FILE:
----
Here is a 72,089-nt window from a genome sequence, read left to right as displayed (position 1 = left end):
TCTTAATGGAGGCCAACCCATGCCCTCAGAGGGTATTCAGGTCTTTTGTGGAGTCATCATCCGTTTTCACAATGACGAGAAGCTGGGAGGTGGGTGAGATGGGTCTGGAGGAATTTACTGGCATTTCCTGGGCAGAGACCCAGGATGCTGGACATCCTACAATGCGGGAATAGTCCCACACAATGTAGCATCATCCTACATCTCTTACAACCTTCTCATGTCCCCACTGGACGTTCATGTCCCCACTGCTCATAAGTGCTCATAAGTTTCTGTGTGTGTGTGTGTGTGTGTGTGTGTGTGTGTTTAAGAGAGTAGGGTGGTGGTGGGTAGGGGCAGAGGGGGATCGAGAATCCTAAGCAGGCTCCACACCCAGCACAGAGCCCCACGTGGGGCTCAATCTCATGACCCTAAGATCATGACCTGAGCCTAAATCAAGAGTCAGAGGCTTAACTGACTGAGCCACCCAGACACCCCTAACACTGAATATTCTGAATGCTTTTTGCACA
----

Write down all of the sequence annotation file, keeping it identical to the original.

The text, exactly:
Here is a 72,089-nt window from a genome sequence, read left to right as displayed (position 1 = left end):
TCTTAATGGAGGCCAACCCATGCCCTCAGAGGGTATTCAGGTCTTTTGTGGAGTCATCATCCGTTTTCACAATGACGAGAAGCTGGGAGGTGGGTGAGATGGGTCTGGAGGAATTTACTGGCATTTCCTGGGCAGAGACCCAGGATGCTGGACATCCTACAATGCGGGAATAGTCCCACACAATGTAGCATCATCCTACATCTCTTACAACCTTCTCATGTCCCCACTGGACGTTCATGTCCCCACTGCTCATAAGTGCTCATAAGTTTCTGTGTGTGTGTGTGTGTGTGTGTGTGTGTGTGTTTAAGAGAGTAGGGTGGTGGTGGGTAGGGGCAGAGGGGGATCGAGAATCCTAAGCAGGCTCCACACCCAGCACAGAGCCCCACGTGGGGCTCAATCTCATGACCCTAAGATCATGACCTGAGCCTAAATCAAGAGTCAGAGGCTTAACTGACTGAGCCACCCAGACACCCCTAACACTGAATATTCTGAATGCTTTTTGCACA